“Another lousy day begins,” a man growls near the start of “An Elephant Sitting Still,” and he doesn’t know how right he is. This extraordinary, overpoweringly bleak movie, a first feature from the Chinese writer-director Hu Bo, plays out over a single day that will grow steadily worse for four people whose slow, meandering paths occasionally intersect.
Misery may love company, but these individuals seem most defined by the intensity of their isolation — a spiritual condition that follows them out of their dim, squalid apartments and into the sparsely populated streets of the city they are unfortunate to call home.
We are in a gloomy industrial ruin somewhere in northern China. Jobs and prospects are scarce, infrastructure either collapsing or nonexistent. The substandard local high school is about to close without warning, leaving its students with an even more uncertain future. Nothing here works, and no one expects that anything will improve. Physical violence erupts at random on the streets and is inflicted on a more intimate, everyday scale at home.
Everyone here is petty, self-interested and mean — under the circumstances, who wouldn’t be? — but the movie’s consoling, deeply humanist insight is that they remain people worth knowing. And Hu opens up their world with a dogged persistence matched only by his exquisite sensitivity. Within a narrative framework that might have seemed schematic in another filmmaker’s hands, he allows his characters and their sad, often solitary experiences to command the attention of the camera and the viewer in turn.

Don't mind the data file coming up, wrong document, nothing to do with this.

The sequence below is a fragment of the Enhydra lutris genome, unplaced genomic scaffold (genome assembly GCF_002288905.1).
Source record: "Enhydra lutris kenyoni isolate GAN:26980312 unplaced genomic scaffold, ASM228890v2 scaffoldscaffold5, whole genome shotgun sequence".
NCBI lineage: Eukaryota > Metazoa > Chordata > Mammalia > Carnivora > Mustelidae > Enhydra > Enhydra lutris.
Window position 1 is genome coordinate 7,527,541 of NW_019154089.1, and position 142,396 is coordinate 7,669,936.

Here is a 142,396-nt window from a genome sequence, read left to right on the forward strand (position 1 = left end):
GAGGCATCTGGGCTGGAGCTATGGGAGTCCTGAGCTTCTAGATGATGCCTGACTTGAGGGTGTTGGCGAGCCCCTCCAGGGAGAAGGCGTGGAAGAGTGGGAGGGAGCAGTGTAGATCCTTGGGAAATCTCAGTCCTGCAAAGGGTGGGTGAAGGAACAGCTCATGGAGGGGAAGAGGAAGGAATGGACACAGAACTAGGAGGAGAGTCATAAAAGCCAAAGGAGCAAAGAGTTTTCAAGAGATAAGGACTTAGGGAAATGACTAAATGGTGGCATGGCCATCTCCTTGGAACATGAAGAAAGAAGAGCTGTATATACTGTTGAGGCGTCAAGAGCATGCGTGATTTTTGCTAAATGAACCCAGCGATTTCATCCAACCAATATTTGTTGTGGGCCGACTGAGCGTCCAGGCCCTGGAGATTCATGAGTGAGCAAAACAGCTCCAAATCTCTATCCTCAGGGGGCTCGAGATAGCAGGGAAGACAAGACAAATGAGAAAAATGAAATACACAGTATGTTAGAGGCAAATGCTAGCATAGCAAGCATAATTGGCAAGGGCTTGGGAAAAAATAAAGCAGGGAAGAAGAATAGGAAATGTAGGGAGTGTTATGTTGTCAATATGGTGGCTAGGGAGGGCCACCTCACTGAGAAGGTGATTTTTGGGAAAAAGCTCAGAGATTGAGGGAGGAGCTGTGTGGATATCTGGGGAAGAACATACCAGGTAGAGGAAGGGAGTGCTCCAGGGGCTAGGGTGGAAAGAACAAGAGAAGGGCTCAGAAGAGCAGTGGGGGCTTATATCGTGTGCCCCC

The aforementioned growler is the father of Wei Bu (Peng Yuchang), a teenager with a quiet demeanor and a thousand-yard stare. He and a friend are being mercilessly bullied by another kid at school, a conflict that seems destined to end badly. Wei Bu has a crush on a female classmate, Huang Ling (Wang Yuwen), who is romantically involved with a married school administrator. As we learn from her mother, with whom she argues bitterly, today is Ling’s birthday; needless to say, it won’t be a happy one.
It takes some time for us to learn the connection between Wei Bu and Yu Cheng (Zhang Yu), a handsome brooder and small-time gangster who’s having an affair with his best friend’s wife; the sequence in which the friend returns home and catches them together, then takes sad, decisive action, is a small masterpiece of narrative and formal economy.
Hovering on the outskirts of the action is an older man named Wang Jin (Liu Congxi) whose daughter and son-in-law are trying to move him into a retirement home. Jin’s gentle interactions with his young granddaughter, and with his dog, are among the few moments of emotional respite.
The movie’s title alludes to an elephant that is kept as a circus attraction in Manzhouli, a distant city that some of the characters dream of visiting so they might see it for themselves. The elephant might be, like them, an object of persecution (some spectators like to stab it with forks), but it is also, enviably, a creature at rest and at peace, impervious to the harsh and hostile world around it.